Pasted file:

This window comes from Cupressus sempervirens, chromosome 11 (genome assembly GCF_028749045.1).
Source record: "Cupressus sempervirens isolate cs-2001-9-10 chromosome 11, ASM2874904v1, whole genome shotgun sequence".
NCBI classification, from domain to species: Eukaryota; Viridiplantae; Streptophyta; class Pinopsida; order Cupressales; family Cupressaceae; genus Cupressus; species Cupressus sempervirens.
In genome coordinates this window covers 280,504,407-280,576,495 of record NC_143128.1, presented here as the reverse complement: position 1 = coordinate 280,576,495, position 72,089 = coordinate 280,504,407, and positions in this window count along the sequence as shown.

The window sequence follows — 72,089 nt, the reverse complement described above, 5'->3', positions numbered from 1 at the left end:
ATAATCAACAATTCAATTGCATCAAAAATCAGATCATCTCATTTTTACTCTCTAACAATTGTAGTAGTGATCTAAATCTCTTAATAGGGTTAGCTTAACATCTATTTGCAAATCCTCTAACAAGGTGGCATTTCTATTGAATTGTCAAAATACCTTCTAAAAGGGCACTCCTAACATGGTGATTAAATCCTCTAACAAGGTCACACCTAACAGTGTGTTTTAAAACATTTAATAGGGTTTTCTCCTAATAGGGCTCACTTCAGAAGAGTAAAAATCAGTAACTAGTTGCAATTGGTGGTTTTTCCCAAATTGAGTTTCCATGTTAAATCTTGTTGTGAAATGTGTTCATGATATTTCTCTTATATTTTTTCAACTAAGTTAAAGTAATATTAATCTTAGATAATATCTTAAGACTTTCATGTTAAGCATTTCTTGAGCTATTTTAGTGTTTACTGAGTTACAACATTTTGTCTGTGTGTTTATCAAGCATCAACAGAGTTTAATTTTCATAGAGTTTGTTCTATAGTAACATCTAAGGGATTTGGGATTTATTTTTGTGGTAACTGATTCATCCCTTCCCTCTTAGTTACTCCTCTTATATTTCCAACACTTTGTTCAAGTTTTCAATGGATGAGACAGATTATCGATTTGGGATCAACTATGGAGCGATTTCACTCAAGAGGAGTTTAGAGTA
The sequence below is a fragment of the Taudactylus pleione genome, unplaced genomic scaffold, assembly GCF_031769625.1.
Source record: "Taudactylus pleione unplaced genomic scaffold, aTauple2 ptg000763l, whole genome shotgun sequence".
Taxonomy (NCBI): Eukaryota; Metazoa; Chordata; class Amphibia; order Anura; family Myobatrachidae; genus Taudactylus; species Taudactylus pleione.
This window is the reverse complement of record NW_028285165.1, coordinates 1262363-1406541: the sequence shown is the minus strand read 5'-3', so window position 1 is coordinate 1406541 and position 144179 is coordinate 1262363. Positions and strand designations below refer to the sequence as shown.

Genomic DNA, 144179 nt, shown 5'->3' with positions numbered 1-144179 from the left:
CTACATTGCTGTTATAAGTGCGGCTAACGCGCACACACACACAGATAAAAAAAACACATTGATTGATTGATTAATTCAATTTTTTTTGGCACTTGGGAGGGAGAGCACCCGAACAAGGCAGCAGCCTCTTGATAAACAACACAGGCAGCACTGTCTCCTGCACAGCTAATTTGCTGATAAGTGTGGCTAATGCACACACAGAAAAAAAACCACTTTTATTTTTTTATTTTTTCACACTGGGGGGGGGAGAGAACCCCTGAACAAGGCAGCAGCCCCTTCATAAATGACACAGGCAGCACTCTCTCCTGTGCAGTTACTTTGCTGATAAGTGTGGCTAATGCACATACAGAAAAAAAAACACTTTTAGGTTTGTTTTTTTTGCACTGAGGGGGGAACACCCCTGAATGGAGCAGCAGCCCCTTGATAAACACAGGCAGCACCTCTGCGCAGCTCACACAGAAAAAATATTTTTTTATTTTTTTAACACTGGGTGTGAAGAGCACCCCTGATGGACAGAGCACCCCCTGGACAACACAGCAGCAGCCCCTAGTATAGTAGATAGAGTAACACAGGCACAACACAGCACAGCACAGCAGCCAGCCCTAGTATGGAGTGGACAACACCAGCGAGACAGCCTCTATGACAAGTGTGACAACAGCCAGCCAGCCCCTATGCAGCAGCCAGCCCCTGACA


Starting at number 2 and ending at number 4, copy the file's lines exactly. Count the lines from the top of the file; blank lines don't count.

Source record: "Cupressus sempervirens isolate cs-2001-9-10 chromosome 11, ASM2874904v1, whole genome shotgun sequence".
NCBI classification, from domain to species: Eukaryota; Viridiplantae; Streptophyta; class Pinopsida; order Cupressales; family Cupressaceae; genus Cupressus; species Cupressus sempervirens.
In genome coordinates this window covers 280,504,407-280,576,495 of record NC_143128.1, presented here as the reverse complement: position 1 = coordinate 280,576,495, position 72,089 = coordinate 280,504,407, and positions in this window count along the sequence as shown.